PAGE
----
A 2004 Comeback Award finalist, Grant Dykstra has had to overcome adversity since the age of two when his right arm was caught in a grain auger. Dykstra underwent 16 surgeries to save his arm and the natural right hander learned to play basketball left handed. He earned a scholarship to Western Washington, where he has started every game the last three years. A first-team All-Great Northwest Athletic Conference honoree and 2005 recipient of the United States Basketball Writers Association Most Courageous Award, Dykstra is averaging approximately 17 points, five rebounds and four assists per game.
Florida State University Women's Basketball Team
The Florida State University women's basketball team has overcome loss and sorrow. A year after their 29-year-old academic counselor passed away from an allergic reaction, the Seminoles suffered another tragic loss. Sophomore Ronalda Pierce, who was projected to start in 2004-05, died suddenly of an aortic aneurysm on June 8, 2004. FSU, without its top six scorers from last season, was picked to finish eighth in the preseason Atlantic Coast Conference poll. But the team pulled through its hard times together and posted a 23-6 regular season record to finish fourth in the conference. FSU matched its most ACC wins (9) and notched its first 20-win season since 1991.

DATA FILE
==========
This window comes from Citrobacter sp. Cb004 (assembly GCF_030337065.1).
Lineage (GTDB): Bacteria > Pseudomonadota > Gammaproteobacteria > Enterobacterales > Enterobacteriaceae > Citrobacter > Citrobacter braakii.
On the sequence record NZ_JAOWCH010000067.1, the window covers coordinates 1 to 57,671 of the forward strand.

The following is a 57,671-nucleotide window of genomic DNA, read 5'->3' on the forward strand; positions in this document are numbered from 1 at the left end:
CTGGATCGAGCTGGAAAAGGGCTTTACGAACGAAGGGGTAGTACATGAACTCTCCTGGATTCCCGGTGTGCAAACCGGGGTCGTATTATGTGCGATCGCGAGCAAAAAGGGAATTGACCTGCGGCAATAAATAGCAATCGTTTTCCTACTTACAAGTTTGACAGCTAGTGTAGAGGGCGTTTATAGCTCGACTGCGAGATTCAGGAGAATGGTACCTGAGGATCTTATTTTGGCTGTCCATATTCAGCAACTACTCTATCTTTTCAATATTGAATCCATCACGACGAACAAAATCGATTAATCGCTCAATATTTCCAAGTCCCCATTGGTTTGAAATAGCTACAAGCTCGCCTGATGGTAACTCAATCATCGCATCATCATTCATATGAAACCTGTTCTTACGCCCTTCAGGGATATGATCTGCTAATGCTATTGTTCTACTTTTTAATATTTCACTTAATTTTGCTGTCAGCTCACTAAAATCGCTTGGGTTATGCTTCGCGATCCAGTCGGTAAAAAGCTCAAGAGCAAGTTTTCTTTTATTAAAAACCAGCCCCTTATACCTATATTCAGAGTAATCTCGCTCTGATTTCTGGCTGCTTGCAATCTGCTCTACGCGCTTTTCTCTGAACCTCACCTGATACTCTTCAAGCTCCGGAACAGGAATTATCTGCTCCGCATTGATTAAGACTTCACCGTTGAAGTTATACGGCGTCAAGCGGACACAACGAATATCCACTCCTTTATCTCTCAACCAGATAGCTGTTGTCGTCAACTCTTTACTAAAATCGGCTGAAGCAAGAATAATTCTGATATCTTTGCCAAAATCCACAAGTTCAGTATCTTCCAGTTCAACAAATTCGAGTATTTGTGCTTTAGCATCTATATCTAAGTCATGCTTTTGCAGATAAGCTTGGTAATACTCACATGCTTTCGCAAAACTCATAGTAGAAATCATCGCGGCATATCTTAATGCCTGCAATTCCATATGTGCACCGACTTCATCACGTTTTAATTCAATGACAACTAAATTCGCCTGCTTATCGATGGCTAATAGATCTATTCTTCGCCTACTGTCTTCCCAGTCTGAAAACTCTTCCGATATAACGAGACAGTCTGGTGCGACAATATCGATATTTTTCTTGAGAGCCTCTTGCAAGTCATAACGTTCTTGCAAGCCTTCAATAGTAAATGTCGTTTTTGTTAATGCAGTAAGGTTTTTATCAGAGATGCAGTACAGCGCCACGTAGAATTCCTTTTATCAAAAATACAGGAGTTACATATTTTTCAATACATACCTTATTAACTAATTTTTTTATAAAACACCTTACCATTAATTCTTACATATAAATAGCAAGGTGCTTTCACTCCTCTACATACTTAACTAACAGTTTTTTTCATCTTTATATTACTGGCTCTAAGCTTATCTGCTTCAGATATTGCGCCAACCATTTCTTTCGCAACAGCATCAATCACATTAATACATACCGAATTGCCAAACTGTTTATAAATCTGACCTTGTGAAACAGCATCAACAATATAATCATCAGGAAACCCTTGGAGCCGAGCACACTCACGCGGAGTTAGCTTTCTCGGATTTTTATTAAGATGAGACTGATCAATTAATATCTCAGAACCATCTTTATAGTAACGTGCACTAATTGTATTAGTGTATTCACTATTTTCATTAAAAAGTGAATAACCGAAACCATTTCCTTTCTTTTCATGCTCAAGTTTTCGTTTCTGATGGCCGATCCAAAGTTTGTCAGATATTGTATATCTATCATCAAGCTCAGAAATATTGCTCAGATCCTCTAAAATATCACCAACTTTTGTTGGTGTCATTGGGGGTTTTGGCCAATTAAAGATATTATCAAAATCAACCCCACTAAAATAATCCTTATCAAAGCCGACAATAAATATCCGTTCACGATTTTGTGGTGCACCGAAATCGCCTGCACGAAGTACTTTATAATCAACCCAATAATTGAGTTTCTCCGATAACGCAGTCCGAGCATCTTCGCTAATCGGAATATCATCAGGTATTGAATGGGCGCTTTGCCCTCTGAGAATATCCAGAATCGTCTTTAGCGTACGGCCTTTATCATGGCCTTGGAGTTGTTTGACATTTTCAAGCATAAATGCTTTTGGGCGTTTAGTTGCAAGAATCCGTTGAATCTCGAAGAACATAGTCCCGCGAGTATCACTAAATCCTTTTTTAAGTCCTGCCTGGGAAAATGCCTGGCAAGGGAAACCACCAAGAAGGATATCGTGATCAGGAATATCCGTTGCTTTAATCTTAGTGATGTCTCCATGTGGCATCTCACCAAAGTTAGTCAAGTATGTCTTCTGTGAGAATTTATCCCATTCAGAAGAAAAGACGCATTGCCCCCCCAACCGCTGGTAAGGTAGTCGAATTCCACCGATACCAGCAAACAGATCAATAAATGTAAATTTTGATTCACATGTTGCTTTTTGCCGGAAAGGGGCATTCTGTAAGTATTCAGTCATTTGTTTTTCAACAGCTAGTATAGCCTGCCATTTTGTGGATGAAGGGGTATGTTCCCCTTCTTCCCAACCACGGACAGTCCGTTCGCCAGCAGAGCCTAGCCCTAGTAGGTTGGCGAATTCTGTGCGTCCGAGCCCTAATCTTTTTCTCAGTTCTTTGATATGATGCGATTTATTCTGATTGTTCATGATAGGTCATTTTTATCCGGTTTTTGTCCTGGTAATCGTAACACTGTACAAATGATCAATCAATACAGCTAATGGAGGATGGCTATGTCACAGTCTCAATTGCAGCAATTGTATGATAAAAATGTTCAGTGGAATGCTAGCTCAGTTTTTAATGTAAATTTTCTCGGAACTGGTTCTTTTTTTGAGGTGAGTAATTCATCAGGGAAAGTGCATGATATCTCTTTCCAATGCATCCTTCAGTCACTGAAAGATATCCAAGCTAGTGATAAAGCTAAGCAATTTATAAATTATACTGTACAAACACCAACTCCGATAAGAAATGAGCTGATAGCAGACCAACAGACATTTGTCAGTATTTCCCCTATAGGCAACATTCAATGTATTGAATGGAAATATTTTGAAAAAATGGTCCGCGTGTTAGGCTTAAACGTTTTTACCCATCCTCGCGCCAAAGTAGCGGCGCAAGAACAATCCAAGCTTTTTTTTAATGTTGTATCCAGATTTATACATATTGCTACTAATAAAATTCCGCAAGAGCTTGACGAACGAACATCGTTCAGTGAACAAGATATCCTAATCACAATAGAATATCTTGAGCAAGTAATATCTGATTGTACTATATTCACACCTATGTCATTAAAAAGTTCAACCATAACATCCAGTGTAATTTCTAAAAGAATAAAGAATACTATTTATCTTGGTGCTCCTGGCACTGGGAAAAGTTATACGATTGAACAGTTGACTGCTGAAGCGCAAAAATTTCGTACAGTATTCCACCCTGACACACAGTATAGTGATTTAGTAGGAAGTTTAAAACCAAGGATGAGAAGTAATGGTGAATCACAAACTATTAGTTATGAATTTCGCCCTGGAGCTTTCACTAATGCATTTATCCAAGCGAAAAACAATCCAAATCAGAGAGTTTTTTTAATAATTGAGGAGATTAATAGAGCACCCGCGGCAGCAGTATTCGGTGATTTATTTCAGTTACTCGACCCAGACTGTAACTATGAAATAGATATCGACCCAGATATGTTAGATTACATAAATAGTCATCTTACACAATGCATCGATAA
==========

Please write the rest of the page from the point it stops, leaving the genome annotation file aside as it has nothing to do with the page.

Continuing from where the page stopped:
Cisti Greenwalt, Senior, Texas Tech University
After fracturing her ankle in February 2004, Cisti Greenwalt was diagnosed with melanoma in May. Right after completing a month of chemotherapy treatment, Greenwalt totaled her sports utility vehicle in a rollover car accident, suffering pulmonary contusions involving both lungs. Despite months of injuries and illness, Greenwalt was ready to go for the first day of practice. She leads Texas Tech in points, rebounds and blocked shots and received first-team All-Big 12 honors.
Jeff Hemschoot, Senior, Fairleigh Dickinson University
Jeff Hemschoot was a freshman at Fairleigh Dickinson when his father was killed in the terrorist attacks of September 11, 2001. Despite the national tragedy and personal pain, Hemschoot remained focused on achieving the goals he had previously set for himself. Hemschoot, who scored his 1,000th career point this season, is averaging approximately 10 points and five rebounds per game and leads his team in blocked shots.